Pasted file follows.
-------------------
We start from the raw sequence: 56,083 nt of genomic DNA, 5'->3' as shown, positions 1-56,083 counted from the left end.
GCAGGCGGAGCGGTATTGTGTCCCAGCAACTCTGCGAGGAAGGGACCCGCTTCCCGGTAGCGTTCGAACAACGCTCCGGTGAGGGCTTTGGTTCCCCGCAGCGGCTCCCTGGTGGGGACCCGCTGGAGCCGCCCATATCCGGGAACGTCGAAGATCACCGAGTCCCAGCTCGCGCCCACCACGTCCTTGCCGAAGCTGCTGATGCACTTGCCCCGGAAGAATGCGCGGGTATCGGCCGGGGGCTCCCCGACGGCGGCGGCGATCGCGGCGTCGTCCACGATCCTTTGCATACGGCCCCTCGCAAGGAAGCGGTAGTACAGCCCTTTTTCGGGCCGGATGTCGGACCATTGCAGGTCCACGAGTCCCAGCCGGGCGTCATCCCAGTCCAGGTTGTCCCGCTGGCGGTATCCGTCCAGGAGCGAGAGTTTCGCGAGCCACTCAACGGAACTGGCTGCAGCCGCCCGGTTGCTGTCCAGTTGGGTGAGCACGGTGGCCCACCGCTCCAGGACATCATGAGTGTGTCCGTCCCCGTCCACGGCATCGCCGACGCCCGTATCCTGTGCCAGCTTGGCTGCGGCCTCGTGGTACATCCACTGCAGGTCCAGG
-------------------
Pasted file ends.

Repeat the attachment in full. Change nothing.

We start from the raw sequence: 56,083 nt of genomic DNA, 5'->3' as shown, positions 1-56,083 counted from the left end.
GCAGGCGGAGCGGTATTGTGTCCCAGCAACTCTGCGAGGAAGGGACCCGCTTCCCGGTAGCGTTCGAACAACGCTCCGGTGAGGGCTTTGGTTCCCCGCAGCGGCTCCCTGGTGGGGACCCGCTGGAGCCGCCCATATCCGGGAACGTCGAAGATCACCGAGTCCCAGCTCGCGCCCACCACGTCCTTGCCGAAGCTGCTGATGCACTTGCCCCGGAAGAATGCGCGGGTATCGGCCGGGGGCTCCCCGACGGCGGCGGCGATCGCGGCGTCGTCCACGATCCTTTGCATACGGCCCCTCGCAAGGAAGCGGTAGTACAGCCCTTTTTCGGGCCGGATGTCGGACCATTGCAGGTCCACGAGTCCCAGCCGGGCGTCATCCCAGTCCAGGTTGTCCCGCTGGCGGTATCCGTCCAGGAGCGAGAGTTTCGCGAGCCACTCAACGGAACTGGCTGCAGCCGCCCGGTTGCTGTCCAGTTGGGTGAGCACGGTGGCCCACCGCTCCAGGACATCATGAGTGTGTCCGTCCCCGTCCACGGCATCGCCGACGCCCGTATCCTGTGCCAGCTTGGCTGCGGCCTCGTGGTACATCCACTGCAGGTCCAGG